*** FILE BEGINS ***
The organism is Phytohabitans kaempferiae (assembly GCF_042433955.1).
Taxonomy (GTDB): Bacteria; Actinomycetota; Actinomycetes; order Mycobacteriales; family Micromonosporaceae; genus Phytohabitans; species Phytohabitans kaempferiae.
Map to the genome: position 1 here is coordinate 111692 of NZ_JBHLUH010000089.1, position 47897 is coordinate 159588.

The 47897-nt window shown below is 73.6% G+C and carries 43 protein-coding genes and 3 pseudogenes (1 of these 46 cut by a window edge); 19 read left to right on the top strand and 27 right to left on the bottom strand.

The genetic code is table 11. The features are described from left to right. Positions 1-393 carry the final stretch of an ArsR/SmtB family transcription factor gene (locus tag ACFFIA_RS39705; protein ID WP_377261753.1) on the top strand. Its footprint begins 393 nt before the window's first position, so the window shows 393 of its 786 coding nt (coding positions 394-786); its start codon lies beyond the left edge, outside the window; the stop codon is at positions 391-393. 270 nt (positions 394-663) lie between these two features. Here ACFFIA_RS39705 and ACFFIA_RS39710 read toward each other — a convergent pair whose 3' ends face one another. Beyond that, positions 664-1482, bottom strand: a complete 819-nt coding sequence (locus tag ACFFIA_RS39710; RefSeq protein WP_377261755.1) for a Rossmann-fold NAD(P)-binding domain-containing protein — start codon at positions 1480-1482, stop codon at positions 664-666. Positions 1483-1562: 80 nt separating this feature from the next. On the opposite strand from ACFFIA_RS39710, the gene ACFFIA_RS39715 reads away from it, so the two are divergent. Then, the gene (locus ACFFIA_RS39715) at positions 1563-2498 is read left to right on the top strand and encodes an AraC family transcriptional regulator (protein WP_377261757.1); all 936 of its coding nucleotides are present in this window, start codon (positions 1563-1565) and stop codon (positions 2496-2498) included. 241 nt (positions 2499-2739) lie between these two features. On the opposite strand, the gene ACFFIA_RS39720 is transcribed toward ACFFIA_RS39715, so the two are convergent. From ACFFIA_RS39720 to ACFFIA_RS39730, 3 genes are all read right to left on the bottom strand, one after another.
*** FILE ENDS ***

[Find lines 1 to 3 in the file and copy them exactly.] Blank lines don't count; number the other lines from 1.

The organism is Phytohabitans kaempferiae (assembly GCF_042433955.1).
Taxonomy (GTDB): Bacteria; Actinomycetota; Actinomycetes; order Mycobacteriales; family Micromonosporaceae; genus Phytohabitans; species Phytohabitans kaempferiae.
Map to the genome: position 1 here is coordinate 111692 of NZ_JBHLUH010000089.1, position 47897 is coordinate 159588.